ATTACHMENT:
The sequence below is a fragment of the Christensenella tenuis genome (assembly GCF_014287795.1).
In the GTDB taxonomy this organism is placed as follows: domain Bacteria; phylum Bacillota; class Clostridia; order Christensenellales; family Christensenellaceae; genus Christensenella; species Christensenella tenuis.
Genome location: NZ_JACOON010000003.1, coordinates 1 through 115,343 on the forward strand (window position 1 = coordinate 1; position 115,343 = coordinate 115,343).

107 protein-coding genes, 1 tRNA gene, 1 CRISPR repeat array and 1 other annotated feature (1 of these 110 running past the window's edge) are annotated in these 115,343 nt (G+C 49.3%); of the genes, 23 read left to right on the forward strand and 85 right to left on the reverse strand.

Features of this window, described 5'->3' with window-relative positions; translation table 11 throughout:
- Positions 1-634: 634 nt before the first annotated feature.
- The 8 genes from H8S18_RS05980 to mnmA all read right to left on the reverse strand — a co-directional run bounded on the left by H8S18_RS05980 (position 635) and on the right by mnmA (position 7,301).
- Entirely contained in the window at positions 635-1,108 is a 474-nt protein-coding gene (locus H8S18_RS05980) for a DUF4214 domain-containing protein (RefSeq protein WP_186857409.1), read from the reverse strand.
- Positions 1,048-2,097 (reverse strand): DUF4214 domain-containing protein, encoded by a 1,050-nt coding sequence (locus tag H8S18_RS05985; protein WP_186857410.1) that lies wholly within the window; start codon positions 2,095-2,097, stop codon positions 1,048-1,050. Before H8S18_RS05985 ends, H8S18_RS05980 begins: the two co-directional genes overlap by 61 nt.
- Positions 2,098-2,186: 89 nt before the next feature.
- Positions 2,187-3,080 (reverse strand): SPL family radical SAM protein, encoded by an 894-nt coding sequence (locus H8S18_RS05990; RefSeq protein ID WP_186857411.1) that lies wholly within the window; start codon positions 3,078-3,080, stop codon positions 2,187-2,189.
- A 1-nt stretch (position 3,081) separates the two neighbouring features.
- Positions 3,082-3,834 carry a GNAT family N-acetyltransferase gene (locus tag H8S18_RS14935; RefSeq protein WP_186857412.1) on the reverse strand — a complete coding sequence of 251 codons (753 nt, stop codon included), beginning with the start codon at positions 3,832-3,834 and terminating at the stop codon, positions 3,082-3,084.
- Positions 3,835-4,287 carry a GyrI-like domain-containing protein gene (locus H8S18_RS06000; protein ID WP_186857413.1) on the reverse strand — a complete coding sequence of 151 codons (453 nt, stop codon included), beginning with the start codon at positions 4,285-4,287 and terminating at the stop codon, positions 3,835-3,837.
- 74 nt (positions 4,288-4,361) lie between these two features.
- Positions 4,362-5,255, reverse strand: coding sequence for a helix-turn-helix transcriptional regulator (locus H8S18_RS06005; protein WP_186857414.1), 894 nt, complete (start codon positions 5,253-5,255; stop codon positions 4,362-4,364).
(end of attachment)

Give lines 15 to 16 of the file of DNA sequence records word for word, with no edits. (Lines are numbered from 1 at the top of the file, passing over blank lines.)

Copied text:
- 74 nt (positions 4,288-4,361) lie between these two features.
- Positions 4,362-5,255, reverse strand: coding sequence for a helix-turn-helix transcriptional regulator (locus H8S18_RS06005; protein WP_186857414.1), 894 nt, complete (start codon positions 5,253-5,255; stop codon positions 4,362-4,364).